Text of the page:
In the United States, the criminal justice system issupposedto be one of the most fair and just in the world. There are, however, many disparities in who is treated more harshly and who gets to walk away without any acknowledgement that they’ve committed a crime in the first place.
Studies find that:
- Black people get heavierjail/prison sentences.
- Black people arecharged more harshlyfor nonviolent crimes.
- Better plea dealsare offeredto non-black defendants.
- Black people are seven times more likely to be convicted of murder than white people, according to theNational Registry of Exonerations.
Here are a few movies you can watch to better understand the disparities of the criminal justice system.
Understand this is less of a time to grab popcorn and more an opportunity to grab pen and paper to take notes on the systemic biases that exist within the criminal justice system.
When They See Us
Written and produced byAva Duvernay, this miniseries is a harrowing account of the real-lifeCentral Park Five casethat convicted five innocent young black men, between the ages of 14 to 16. The miniseries shows that the young men openly stated that they had nothing to do with the crime they were being accused of, most did not know each other, but were also interrogated for hours upon hours without their parents, legal aid, or food and water—some even beaten up by police.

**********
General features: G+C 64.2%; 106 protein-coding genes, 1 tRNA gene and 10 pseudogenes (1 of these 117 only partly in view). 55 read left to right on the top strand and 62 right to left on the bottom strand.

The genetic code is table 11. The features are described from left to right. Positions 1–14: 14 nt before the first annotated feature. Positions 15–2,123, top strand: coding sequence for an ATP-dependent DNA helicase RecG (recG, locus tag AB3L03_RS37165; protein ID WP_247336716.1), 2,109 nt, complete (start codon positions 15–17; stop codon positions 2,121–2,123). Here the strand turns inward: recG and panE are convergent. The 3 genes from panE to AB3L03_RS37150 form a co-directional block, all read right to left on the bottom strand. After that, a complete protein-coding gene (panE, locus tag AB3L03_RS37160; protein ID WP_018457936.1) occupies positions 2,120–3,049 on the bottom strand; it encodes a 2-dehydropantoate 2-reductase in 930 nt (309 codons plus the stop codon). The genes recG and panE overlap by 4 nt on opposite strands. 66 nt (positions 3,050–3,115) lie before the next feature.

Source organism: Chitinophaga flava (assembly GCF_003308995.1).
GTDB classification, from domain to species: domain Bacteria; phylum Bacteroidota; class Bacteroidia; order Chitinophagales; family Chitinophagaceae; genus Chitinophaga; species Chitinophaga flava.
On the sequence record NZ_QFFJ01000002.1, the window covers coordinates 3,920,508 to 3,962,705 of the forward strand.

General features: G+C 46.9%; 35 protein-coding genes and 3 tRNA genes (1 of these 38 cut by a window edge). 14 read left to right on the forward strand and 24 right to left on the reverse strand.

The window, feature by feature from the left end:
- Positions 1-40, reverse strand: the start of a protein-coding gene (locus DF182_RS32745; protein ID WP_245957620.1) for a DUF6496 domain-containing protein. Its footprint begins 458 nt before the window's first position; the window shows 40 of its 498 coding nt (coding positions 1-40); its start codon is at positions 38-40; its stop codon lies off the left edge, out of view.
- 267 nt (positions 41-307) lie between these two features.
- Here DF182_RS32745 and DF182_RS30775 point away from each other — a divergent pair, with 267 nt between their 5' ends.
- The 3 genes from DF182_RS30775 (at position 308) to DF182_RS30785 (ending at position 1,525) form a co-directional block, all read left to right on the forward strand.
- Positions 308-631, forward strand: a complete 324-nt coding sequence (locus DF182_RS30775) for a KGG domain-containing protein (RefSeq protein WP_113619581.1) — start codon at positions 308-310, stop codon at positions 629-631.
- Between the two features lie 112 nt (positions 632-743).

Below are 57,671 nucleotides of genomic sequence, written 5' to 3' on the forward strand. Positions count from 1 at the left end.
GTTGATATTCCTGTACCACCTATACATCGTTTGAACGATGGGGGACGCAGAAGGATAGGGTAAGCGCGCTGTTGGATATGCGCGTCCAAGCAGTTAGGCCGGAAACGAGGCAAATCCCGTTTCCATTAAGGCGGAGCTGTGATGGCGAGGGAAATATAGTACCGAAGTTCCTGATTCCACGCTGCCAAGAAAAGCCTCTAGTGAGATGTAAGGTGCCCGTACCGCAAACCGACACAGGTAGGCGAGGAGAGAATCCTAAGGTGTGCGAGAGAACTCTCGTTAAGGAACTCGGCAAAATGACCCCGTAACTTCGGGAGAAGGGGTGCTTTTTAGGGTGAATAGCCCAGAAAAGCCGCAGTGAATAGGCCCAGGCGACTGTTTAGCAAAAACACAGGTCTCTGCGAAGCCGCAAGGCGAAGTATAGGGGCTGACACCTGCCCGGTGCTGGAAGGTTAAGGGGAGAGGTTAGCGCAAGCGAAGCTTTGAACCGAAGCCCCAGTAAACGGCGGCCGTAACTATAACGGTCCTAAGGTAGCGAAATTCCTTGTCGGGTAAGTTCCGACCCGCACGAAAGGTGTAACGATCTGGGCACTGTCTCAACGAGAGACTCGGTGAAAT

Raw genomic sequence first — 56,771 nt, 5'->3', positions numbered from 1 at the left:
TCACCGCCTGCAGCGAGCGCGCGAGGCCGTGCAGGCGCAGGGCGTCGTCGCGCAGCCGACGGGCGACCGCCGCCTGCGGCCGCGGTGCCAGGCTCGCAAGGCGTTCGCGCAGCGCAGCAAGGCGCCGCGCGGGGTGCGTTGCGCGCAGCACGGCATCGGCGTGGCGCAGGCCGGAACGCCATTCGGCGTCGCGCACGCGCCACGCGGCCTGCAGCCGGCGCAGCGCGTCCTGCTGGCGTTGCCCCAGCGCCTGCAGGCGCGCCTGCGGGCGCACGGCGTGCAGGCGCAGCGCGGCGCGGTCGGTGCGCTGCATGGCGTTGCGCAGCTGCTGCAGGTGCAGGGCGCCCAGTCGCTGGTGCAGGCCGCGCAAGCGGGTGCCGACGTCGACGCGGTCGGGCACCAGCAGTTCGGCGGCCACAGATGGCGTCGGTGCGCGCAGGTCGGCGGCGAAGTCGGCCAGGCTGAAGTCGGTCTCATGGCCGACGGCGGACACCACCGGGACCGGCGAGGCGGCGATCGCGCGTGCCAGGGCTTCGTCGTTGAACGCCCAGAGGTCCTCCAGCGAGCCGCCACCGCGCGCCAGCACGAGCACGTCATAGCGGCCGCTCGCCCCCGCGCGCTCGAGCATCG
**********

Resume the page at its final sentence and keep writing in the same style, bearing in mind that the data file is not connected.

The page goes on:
Four out of the five young men served 6-7 years, while the oldest of them (Korey Wise) was sentenced as an adult and served 12 years in federal prison—he was 16 years old. The other four men’s names areKevin Richardson,Raymond Santana,Yusef Salaam, andAntron McCray.You can watch it on Netflix.
Colin Warnerfound help from a friend who studied the law. Crown Heights takes you through how Warner gets wrongfully convicted even with unreliable eyewitness testimony presented.
The film shows how Warner’s friend Carl King continued to investigate on his behalf to help bring him home. Watch the trailer below. See the full movie onAmazon Prime.
Rubin “Hurricane” Carter, a middleweight boxer who, at the height of his boxing career, finds himself wrongfully convicted of a triple murder and sentenced to three life sentences.
As the true story goes, the prosecution was produced little to no evidence linking Carter and another accused man (John Artis); however, they were still convicted. Their case, and the many others that speak to wrongful convictions under the criminal justice system, is why we protest, march, and work tirelessly to dismantle racism in all of its forms. You can watch the filmhereorhere.
Hurricane Carter has since passed, but you canwatch this interviewto hear directly from him.
Emmett Till, The Exonerated Five (Central Park case), theScottsboro Boys, and far too many more.
WatchTo Kill a Mockingbirdhere.